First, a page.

Apr 27, 6:12 AM EDT

Syria's state news agency is blaming Israel for an early morning attack on a military installation near Damascus International Airport that shook the capital with the force of the blasts



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Syria's state news agency is blaming Israel for an early morning attack on a military installation near Damascus International Airport that shook the capital with the force of the blasts

Britain's foreign secretary says Britain could join the United States in further military action against Syria if asked to do so

France's foreign minister says chemical analysis of samples taken from a deadly sarin gas attack in Syria shows that the nerve agent used "bears the signature" of President Bashar Assad's government and shows it was responsible

Syrian opposition activists and a monitor say a large explosion has rocked the Syrian capital, followed by a fire near Damascus airport

Russia has criticized Turkey's airstrikes against Kurdish forces in Syria and Iraq, saying they hinder efforts to combat the Islamic State group

BEIRUT (AP) -- Syrian state media blamed Israel on Thursday for an early morning missile attack on a military installation near Damascus International Airport that shook the capital with the force of the blasts.

Israeli Minister of Intelligence Yisrael Katz would not comment directly on the incident but said any similar strike would be in line with established policy to interrupt the transfer of weapons to the Lebanese militant group Hezbollah from Iran and Syria.

"It absolutely matches our declared policy, a policy that we also implement," Katz told Israel's Army Radio.

Israel is widely believed to have carried out several airstrikes in recent years on advanced weapons systems in Syria - including Russian-made anti-aircraft missiles and Iranian-made missiles - as well as Hezbollah positions. It rarely comments on such operations.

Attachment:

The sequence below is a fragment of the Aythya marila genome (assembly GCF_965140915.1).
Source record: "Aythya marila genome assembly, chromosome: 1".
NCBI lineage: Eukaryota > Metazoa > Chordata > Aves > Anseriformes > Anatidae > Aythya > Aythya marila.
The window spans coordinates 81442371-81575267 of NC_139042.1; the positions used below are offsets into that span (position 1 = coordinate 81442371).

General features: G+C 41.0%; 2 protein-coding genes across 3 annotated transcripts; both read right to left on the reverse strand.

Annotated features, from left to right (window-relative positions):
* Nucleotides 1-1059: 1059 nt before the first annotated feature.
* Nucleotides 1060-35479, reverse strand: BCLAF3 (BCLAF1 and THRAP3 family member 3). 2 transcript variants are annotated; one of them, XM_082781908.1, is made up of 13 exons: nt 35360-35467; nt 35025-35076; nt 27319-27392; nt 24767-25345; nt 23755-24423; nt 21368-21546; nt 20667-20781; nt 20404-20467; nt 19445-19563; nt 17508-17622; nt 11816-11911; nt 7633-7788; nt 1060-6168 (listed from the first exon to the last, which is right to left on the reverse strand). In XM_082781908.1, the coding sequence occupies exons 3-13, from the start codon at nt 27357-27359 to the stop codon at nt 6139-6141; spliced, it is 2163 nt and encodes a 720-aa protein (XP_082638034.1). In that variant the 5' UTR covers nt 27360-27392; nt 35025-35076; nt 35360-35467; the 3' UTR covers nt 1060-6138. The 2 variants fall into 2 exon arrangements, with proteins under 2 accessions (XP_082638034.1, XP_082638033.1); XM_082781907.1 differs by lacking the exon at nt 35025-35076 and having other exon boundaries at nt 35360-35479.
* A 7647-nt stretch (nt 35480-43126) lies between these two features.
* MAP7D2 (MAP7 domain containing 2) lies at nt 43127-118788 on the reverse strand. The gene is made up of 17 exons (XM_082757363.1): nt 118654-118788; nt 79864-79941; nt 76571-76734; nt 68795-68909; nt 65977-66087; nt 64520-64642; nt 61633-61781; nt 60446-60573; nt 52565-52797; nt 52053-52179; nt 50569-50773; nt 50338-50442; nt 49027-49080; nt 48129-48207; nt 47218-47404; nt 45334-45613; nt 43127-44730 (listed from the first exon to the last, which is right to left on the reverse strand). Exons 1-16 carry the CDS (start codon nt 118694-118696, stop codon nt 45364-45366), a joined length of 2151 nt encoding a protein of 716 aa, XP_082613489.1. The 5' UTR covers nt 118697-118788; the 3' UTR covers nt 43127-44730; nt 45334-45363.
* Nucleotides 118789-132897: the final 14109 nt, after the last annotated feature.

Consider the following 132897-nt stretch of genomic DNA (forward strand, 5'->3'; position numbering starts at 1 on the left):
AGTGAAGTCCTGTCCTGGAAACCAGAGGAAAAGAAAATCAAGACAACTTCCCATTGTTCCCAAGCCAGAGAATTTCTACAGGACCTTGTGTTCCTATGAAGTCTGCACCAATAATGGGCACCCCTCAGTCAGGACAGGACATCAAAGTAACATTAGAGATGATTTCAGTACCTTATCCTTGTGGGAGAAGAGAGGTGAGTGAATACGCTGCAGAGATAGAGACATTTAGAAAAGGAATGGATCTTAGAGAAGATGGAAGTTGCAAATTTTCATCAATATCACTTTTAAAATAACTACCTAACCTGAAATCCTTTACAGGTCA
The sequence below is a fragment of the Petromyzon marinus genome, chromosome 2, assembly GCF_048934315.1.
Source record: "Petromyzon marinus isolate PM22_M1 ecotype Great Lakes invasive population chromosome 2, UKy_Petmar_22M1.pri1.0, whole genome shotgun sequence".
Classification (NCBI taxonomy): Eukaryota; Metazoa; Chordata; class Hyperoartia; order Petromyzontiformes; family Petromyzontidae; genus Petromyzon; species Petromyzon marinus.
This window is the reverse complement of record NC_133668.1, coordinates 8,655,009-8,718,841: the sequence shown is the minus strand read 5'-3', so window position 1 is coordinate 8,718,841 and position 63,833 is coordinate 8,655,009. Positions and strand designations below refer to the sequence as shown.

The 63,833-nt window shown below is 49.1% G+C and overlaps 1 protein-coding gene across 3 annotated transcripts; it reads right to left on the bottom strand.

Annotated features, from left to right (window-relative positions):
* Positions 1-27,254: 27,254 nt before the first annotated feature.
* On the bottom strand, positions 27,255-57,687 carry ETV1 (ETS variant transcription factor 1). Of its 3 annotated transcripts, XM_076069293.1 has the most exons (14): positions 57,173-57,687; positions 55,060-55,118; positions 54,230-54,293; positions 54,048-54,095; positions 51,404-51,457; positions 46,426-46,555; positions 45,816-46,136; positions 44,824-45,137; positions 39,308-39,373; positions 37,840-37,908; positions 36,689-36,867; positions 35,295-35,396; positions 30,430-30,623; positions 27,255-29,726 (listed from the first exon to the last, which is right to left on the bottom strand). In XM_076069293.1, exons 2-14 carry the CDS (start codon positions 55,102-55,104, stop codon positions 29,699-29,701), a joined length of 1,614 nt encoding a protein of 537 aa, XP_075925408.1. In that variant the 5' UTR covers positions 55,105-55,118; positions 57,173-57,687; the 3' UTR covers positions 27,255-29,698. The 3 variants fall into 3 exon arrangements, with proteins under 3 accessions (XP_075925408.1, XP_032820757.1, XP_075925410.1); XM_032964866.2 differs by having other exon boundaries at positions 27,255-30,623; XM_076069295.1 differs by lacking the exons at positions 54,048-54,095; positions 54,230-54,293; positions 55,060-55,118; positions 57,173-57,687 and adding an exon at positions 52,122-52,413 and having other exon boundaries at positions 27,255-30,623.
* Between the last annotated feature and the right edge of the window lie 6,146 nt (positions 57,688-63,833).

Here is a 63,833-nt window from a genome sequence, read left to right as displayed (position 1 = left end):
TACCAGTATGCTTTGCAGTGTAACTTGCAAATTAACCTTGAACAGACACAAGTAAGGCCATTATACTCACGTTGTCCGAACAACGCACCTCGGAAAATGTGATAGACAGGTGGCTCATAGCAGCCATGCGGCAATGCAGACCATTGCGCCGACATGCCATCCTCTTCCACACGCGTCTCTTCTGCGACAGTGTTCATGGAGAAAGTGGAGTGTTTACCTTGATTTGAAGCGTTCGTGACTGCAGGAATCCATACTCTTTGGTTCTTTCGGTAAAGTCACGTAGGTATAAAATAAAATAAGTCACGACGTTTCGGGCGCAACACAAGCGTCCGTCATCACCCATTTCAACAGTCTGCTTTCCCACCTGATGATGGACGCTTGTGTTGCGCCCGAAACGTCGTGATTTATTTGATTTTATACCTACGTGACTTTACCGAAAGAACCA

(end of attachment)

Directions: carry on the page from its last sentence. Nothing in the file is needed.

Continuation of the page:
The widely followed Diaries of a Mortar Facebook page, which is run by activists in Damascus, reported several explosions at 3:42 a.m. that could be heard and felt across the capital.

Syria's state-run SANA news agency said Israel had fired several missiles from inside the Occupied Golan Heights south of the capital striking a military installation southwest of the airport, which serves both military and civilian flights. It reported several explosions and material damage but no casualties. It was not clear how Israel was identified as the culprit.

The blasts were felt at least 15 kilometers (9 miles) away.

"The buildings shook from the force of the blast," said a media activist who goes by Salam al-Ghoutawi, of the Ghouta Media Center, in the city's opposition-held northeastern suburbs. He said he heard the roar of jets in the distance at the time of the blasts.

A string of explosions could be seen silhouetted against the night sky in a video published by the Ghouta Media center, with blazing debris flying out of the blast. The light of the explosions illuminated the sizeable blast cloud that took shape nearby.

Hezbollah's al-Manar media station reported a blast at the fuel tanks and a warehouse next to the airport, which is 25 kilometers (16 miles) east of the city's center. It speculated the blast was likely caused by an Israeli strike.

Hezbollah is a steadfast ally of the Syrian government and has sent thousands of its militants to fight alongside government forces in Syria's six-year-long civil war.

The war between President Bashar Assad and his regional allies, against local and foreign opposition forces inside his country, has left more than 400,000 people dead.

Diary of a Mortar said the explosion near the airport road was followed by flames rising above the area. A pro-government site Damascus Now said the explosion was near the city's Seventh Bridge, which leads to the airport road.

The explosion comes a day after France said that the chemical analysis of samples taken from a deadly sarin gas attack in Syria earlier this month "bears the signature" Assad's government and shows it was responsible.

Russia, a close ally of Assad, denounced the report, saying the samples and the fact the nerve agent was used are not enough to prove who was behind it.

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Associated Press writers Sara El Deeb in Beirut and Ian Deitch in Jerusalem contributed to this report.

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